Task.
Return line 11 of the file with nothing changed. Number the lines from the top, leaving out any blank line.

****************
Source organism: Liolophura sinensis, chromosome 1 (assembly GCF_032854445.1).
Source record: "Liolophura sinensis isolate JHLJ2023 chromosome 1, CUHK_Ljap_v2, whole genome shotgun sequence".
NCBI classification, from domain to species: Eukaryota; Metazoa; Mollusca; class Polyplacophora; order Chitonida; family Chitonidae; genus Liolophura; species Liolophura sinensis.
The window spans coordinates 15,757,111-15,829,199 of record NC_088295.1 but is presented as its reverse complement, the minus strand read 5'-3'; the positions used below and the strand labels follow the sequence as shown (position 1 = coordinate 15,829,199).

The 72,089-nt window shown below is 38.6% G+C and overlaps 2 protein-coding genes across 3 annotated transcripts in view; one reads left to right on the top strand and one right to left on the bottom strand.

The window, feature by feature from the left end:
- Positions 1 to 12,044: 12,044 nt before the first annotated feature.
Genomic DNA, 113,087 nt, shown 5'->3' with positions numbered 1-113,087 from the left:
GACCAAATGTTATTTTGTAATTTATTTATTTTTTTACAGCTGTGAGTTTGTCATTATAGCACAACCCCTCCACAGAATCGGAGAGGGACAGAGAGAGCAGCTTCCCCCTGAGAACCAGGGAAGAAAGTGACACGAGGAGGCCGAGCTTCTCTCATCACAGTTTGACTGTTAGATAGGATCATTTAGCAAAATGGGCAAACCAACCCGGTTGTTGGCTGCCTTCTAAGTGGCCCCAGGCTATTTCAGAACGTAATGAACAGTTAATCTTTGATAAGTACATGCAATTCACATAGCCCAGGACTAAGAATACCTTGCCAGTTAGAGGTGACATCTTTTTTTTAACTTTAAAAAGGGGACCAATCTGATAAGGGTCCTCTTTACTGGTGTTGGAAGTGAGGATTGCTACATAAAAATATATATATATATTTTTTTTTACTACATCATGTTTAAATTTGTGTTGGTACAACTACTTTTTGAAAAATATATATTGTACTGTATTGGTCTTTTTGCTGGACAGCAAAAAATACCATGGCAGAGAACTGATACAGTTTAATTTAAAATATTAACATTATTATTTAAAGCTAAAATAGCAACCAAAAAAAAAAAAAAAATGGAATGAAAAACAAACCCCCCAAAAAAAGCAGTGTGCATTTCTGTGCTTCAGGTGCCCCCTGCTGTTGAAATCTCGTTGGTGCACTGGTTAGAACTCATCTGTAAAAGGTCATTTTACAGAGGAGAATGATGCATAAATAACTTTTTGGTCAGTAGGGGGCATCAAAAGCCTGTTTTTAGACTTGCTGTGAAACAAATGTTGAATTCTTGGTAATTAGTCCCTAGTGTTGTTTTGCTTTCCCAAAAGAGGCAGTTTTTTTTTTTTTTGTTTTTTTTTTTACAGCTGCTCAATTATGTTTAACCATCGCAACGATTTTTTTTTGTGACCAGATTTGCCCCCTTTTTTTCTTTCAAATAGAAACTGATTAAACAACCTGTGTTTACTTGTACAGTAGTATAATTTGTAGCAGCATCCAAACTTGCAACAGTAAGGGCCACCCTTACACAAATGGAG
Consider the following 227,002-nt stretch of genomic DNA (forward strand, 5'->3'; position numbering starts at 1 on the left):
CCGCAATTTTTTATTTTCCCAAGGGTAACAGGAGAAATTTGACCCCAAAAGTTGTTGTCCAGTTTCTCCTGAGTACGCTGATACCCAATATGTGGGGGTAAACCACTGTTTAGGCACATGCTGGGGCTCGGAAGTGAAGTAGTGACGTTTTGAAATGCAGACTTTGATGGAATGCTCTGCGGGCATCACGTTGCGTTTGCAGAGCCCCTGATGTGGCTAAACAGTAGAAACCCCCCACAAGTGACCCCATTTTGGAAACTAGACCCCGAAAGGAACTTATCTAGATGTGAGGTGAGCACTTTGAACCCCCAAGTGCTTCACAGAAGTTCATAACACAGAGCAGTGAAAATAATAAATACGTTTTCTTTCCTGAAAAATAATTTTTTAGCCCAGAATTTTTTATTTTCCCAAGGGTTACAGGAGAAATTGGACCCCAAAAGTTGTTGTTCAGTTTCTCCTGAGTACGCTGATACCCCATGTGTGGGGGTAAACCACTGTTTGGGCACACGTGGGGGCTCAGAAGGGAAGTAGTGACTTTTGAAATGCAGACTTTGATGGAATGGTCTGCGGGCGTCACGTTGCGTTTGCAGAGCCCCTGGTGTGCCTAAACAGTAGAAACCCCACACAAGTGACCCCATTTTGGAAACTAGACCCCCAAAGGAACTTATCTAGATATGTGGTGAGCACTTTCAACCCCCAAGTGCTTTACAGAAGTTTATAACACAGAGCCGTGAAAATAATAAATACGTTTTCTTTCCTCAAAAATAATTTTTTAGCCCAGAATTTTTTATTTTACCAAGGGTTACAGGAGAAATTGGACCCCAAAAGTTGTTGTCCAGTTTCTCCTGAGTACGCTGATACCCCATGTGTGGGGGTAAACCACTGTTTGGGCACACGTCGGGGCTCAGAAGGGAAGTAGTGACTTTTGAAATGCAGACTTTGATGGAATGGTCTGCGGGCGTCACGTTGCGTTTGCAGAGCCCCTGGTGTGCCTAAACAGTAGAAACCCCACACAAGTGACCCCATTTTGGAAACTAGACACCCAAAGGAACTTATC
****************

CCGCAATTTTTTATTTTCCCAAGGGTAACAGGAGAAATTTGACCCCAAAAGTTGTTGTCCAGTTTCTCCTGAGTACGCTGATACCCAATATGTGGGGGTAAACCACTGTTTAGGCACATGCTGGGGCTCGGAAGTGAAGTAGTGACGTTTTGAAATGCAGACTTTGATGGAATGCTCTGCGGGCATCACGTTGCGTTTGCAGAGCCCCTGATGTGGCTAAACAGTAGAAACCCCCCACAAGTGACCCCATTTTGGAAACTAGACCCCGAAAGGAACTTATCTAGATGTGAGGTGAGCACTTTGAACCCCCAAGTGCTTCACAGAAGTTCATAACACAGAGCAGTGAAAATAATAAATACGTTTTCTTTCCTGAAAAATAATTTTTTAGCCCAGAATTTTTTATTTTCCCAAGGGTTACAGGAGAAATTGGACCCCAAAAGTTGTTGTTCAGTTTCTCCTGAGTACGCTGATACCCCATGTGTGGGGGTAAACCACTGTTTGGGCACACGTGGGGGCTCAGAAGGGAAGTAGTGACTTTTGAAATGCAGACTTTGATGGAATGGTCTGCGGGCGTCACGTTGCGTTTGCAGAGCCCCTGGTGTGCCTAAACAGTAGAAACCCCACACAAGTGACCCCATTTTGGAAACTAGACCCCCAAAGGAACTTATCTAGATATGTGGTGAGCACTTTCAACCCCCAAGTGCTTTACAGAAGTTTATAACACAGAGCCGTGAAAATAATAAATACGTTTTCTTTCCTCAAAAATAATTTTTTAGCCCAGAATTTTTTATTTTACCAAGGGTTACAGGAGAAATTGGACCCCAAAAGTTGTTGTCCAGTTTCTCCTGAGTACGCTGATACCCCATGTGTGGGGGTAAACCACTGTTTGGGCACACGTCGGGGCTCAGAAGGGAAGTAGTGACTTTTGAAATGCAGACTTTGATGGAATGGTCTGCGGGCGTCACGTTGCGTTTGCAGAGCCCCTGGTGTGCCTAAACAGTAGAAACCCCACACAAGTGACCCCATTTTGGAAACTAGACACCCAAAGGAACTTATC